The next day we go through several miles of a whitewater canyon section. We’re about halfway down the river, and as we leave the canyon the terrain opens up out of the mountains. We are slightly disoriented, as we float out the mountains, the brisk arctic breeze reminds us were floating north. We are so used to coming out of the mountains and everything becomes warmer, not cooler. The river grows wider and runs faster now, and we are able to travel a lot of river miles.
We make camp that night on a big gravel bar. Some of the group is fishing at a hole right in camp, some are gathering driftwood for a campfire for grilled steaks. On the other bank of the river we have a visitor! A 2 year old brown bear spots a couple fishing and takes interest. He stands up to look closely and starts to pace and tries to figure out how to get across the deep channel of fast moving water. A couple folks shout “bear!” and the fishermen stop fishing. One of the guides cooking comes out with some pans and bangs them together and he decides against coming across for a closer visit. We do see bears. These bears are truly wild and are not habituated to people. They do take interest in fish splashing the water, thats why we always stop fishing as soon as a bear takes notice. Almost always shouting “Hey bear, shoo! Go on!” or banging pans together keeps them from coming closer. We store all of our food in bear resistant locked metal boxes. We keep a clean camp. We want to keep the bears wild and everyone safe.
The river continues to grow wider with more braids. Each year the channels change and move. Our campsites vary from year to year. We travel past cliffs that have Dall sheep perched on the tiniest ledges, carefully watching us as we float beneath them. Cliff swallows dive around, and peregrine falcons soar overhead. The sun is out and we float along for days, traveling 45 miles total in our 10 days. At the last mountain ridge before the river becomes extremely braided and shallow on the Arctic coastal plain, we find our take-out point. A rough gravel airstrip on a river bar. The fishing is amazing at this spot, and the fish are significantly larger. We enjoy our last day here, hiking along the tussocks, climbing up a hillside, and taking in everything.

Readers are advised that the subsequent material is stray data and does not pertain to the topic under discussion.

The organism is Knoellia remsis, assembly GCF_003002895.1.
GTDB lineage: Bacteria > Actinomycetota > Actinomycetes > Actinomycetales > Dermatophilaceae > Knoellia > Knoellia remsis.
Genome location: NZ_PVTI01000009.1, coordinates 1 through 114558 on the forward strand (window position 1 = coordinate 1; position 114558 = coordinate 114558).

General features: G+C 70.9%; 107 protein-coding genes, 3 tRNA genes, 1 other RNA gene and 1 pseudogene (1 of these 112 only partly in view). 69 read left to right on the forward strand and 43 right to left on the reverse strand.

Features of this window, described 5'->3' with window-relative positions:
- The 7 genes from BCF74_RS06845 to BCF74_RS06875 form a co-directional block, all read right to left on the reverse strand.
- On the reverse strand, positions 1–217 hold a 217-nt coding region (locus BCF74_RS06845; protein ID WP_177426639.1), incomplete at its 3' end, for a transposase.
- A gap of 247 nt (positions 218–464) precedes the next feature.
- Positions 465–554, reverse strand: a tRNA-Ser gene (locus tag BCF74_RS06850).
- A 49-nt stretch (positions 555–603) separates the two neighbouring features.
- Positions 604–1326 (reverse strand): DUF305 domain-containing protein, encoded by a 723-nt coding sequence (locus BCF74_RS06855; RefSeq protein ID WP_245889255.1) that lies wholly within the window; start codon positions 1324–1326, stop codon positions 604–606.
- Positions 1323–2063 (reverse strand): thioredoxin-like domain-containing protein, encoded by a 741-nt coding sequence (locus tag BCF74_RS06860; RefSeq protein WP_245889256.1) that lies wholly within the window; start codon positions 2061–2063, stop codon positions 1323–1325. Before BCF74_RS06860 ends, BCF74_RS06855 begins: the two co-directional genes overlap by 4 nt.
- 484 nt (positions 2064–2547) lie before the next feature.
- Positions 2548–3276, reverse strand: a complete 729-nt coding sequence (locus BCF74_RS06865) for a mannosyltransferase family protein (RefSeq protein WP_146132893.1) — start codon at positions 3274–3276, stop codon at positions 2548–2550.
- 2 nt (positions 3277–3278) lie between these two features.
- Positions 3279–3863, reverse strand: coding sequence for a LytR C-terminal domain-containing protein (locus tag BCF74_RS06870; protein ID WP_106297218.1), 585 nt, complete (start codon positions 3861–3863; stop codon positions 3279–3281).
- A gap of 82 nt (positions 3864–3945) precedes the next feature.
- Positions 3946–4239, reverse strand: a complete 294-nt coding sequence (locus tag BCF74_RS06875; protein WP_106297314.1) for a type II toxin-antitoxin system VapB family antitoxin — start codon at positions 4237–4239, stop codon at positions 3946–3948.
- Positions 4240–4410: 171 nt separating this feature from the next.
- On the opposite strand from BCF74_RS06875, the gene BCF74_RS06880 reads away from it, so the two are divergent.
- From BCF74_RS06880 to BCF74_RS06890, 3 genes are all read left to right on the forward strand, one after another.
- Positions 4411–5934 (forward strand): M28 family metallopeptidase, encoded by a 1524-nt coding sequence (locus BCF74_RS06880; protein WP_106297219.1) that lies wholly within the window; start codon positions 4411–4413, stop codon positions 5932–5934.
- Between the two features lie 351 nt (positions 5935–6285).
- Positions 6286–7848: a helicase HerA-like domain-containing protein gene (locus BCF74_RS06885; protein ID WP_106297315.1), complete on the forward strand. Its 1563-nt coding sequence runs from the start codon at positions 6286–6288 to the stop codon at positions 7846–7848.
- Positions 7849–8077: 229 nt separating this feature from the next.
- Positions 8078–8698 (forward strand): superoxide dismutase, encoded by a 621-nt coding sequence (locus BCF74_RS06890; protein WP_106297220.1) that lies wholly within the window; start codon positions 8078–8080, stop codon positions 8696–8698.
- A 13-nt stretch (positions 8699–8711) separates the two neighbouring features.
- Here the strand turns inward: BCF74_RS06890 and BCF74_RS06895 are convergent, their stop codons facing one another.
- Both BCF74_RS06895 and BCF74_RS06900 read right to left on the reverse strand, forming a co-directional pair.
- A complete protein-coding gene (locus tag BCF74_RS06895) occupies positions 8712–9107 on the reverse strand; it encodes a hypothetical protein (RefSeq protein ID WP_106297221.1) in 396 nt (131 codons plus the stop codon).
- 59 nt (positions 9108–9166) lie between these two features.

We’re so close to the Arctic coast, we wake up to a dense fog. The sun warms everything, and the fog lifts just in time as the bush planes come in to pick us up. We follow the river as we fly back to Arctic Village and then back to Fairbanks. We fly for hours. We point out where we camped, and see numerous herds of caribou. As we get closer to Arctic Village, We see the old overgrown corrals from generations ago, when the locals would herd the caribou into pens. The Gwich’in Nation call themselves the Caribou people and rely on these animals for their food, and hides. When we get back to Fairbanks, its 70 degrees. We all have are parkas, hats, and long underwear on. It’s solstice and 9 pm at night. The sun is shining bright out like its noon. We all revel how quickly we are in a modern city and how big Alaska really is. It’s been an amazing trip we will all remember the rest of our lives.
Check out the Kongakut River page on our website for dates and information!